But back to the salad days of summer, which are just now beginning. Besides the pleasures that come with the beach or the lake, there’s grilling outdoors followed by dinner on the deck or in the screened in porch alight with candles as the sun goes down. Rocking on the front porch with a friend or that same book and of course, a glass of wine.  There’s also playing golf. Whether you’re ready to go pro or are a duffer, there’s still the joy of being outside in a beautiful place. 
And when not golfing or reading and drinking wine? Outdoor concerts, summer theatre and midweek potluck dinner with friends fill the days and evenings as do celebrating Memorial Day, Fourth of July and Labor Day outside with old and new friends..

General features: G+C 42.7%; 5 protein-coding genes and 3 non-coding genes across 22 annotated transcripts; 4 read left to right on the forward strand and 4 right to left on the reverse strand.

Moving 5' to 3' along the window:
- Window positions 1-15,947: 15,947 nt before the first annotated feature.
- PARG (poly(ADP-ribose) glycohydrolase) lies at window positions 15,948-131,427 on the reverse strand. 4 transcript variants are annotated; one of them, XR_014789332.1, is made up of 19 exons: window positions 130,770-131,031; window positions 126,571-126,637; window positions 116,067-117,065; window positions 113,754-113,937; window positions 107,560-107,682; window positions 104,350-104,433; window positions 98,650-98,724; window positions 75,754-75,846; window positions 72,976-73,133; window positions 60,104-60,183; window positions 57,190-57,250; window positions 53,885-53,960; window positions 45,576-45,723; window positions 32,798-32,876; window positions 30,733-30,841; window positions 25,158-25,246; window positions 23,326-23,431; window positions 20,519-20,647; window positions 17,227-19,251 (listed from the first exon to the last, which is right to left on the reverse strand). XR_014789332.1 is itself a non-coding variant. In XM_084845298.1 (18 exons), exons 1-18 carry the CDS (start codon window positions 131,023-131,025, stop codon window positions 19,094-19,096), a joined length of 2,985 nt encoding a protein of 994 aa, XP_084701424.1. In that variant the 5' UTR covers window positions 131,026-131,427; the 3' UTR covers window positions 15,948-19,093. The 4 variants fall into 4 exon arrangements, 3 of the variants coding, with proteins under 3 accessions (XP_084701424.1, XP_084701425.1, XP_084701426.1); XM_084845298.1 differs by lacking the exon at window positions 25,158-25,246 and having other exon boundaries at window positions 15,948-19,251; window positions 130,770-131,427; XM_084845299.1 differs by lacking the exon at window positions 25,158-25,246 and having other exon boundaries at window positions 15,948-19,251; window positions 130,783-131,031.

Perhaps summer is really be a symbol of what I love best, socializing, being outside and enjoying life and all it has to offer.  It is probably also about childhood memories of the beach and the lake and long carefree days when I wasn’t responsible for anyone but myself. Regardless, it is my favorite time of the year, not because I’m able to tan to a beautiful bronze, I freckle, but because more than any other season, it represents the little joys that life brings and reminds me to stop rushing so that I can enjoy them.

Tuesday, June 18, 2019

Thoughts on Father's Day